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Distinguishing Legal Information from Legal Advice

Presented by: Judge Michael Dennard Director of Court Services for Families and Children Idaho Administrative Office of the Courts

YOUR ROLE IN THE JUDICIARY

Providing Information and Assistance

KEY CONCEPTS
ACCESS CUSTOMER SERVICE PROVISION OF ACCURATE INFORMATION PRINCIPLES OF EQUALITY, IMPARTIALITY & OPENESS

ACCESS
Our doors are guaranteed to be open to all. Not familiar territory If customers do not understand how to use the system, and we dont tell them, we are denying them access. By providing access, we advance the administration of justice.

CUSTOMER SERVICE
This is why we are in this business.
We are competent, cooperative, and we do all we can to assist in a timely manner.

PROVISION OF ACCURATE INFORMATION


The Court is obligated to provide accurate information. Accessibility is affected by this accuracy. Small mistakes affect peoples lives.

EQUALITY
All litigants must be treated fairly & equally. You can ensure equality in the Courts by explaining your extraordinary knowledge about court procedures, requirements, & practices.

IMPARTIALITY
Impartiality to the individual litigants and to the outcome of a particular case. You must provide the same information to either party.

OPENNESS
Court proceedings are, in general, conducted in the open. An individual is permitted to participate in his/her proceedings. Openness also means that the participant and the public must be able to understand the process.

Final Thought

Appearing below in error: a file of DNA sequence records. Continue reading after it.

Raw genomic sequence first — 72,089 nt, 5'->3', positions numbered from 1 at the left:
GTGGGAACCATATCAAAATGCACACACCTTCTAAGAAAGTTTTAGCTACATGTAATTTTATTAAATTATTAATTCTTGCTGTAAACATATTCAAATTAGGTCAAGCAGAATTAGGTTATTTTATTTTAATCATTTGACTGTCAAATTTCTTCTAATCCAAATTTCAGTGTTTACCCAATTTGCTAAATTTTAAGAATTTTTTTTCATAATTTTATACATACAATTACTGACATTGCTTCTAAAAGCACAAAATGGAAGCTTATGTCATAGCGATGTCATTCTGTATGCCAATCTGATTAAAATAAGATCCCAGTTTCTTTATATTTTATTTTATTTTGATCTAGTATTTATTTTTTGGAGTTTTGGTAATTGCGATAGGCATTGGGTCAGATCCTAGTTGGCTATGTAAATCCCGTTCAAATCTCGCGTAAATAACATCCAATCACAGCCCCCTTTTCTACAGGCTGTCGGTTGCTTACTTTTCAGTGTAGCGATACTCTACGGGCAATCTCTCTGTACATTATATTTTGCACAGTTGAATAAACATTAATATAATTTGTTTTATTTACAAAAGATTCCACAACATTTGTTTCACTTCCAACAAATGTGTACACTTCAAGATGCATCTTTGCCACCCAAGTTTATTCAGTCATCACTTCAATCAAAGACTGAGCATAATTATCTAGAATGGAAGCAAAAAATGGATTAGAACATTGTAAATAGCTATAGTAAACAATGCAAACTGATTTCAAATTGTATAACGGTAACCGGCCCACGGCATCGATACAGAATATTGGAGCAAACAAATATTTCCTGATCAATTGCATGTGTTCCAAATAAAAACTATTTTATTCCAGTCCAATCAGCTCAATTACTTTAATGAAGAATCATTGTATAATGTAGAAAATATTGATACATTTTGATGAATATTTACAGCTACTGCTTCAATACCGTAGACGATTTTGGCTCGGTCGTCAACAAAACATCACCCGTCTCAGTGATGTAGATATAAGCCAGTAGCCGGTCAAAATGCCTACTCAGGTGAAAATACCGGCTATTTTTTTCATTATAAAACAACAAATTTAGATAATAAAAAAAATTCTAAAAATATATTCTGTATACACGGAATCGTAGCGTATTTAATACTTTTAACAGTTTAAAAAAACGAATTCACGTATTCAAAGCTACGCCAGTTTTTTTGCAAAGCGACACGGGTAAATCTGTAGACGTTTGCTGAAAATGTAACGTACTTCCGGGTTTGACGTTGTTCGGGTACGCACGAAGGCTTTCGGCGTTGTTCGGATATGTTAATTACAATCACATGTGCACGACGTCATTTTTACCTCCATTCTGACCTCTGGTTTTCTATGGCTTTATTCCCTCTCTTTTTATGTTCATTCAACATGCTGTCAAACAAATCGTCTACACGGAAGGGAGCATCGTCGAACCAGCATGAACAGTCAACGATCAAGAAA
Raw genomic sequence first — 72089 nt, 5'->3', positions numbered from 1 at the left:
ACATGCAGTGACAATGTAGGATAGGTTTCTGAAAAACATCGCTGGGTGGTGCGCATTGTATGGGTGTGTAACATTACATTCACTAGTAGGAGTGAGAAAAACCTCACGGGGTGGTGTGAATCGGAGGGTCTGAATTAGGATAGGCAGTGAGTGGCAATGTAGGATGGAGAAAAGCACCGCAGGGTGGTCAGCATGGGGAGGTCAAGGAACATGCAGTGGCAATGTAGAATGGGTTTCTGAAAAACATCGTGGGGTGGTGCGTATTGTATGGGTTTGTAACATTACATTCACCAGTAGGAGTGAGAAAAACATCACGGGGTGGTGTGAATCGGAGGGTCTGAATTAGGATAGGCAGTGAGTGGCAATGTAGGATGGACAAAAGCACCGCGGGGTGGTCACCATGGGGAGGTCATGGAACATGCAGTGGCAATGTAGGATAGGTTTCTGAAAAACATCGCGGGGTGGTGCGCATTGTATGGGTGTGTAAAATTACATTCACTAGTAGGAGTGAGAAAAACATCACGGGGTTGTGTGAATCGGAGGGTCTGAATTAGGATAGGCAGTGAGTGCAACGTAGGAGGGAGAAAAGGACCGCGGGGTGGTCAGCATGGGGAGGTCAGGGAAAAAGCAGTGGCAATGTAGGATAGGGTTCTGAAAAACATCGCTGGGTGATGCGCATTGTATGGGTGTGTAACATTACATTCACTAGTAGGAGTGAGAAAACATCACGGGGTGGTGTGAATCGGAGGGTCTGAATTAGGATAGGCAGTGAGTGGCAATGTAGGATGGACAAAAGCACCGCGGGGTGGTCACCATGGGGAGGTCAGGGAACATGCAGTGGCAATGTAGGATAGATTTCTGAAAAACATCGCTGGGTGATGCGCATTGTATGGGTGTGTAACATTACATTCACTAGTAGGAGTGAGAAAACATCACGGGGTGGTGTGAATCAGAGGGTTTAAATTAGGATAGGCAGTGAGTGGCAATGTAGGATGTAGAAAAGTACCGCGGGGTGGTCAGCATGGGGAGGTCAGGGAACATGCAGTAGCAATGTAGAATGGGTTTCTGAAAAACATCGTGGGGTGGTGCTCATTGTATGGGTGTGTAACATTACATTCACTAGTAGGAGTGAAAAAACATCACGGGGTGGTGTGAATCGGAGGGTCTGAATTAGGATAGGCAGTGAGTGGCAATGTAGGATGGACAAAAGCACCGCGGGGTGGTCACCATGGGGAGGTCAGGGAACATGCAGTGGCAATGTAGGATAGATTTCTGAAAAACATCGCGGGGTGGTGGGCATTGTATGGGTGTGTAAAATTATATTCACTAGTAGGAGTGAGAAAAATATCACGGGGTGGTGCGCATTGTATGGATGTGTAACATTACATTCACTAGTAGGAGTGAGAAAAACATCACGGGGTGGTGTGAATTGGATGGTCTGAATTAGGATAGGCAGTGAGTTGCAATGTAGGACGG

It is not up to you to decide who needs information.
You provide appropriate assistance to anyone who requests it.

CONFIDENCE IN THE COURTS


Your assistance to unrepresented litigants and your application of these principles furthers our goals of increasing the publics trust and confidence in the Judiciary.

CONFIDENCE IN THE COURTS


Court Clerks play a critical role in ensuring public
confidence in our judicial system. For most people who come to court, you, as a court clerk will be their primary point of contact with that system-not a judge, or a lawyer, or a court administrator.

What you do and what you say to these individuals


should deliver a clear and very critical message which is, our courts are open to everyone and are here to serve the people.

Justice Joel Horton

CLERKS CANNOT GIVE LEGAL ADVICE

Definitions
Legal information Facts about the law and the legal process

Legal advice Advice about the course of action a client should take to further his or her own best interests

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General Guidelines
Legal information Staff should answer questions that call for factual information questions that start with who, what, when, where, or how. Legal advice Staff should not answer questions that call for an opinion about what a litigant should do questions that contain the words should or whether.
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General Guidelines
Legal information Staff should tell a litigant how to bring an issue to the attention of the court. Legal advice Staff should not suggest whether it is wise to bring that issue before the court, how best to present the issue, or how the judge is likely to decide the case.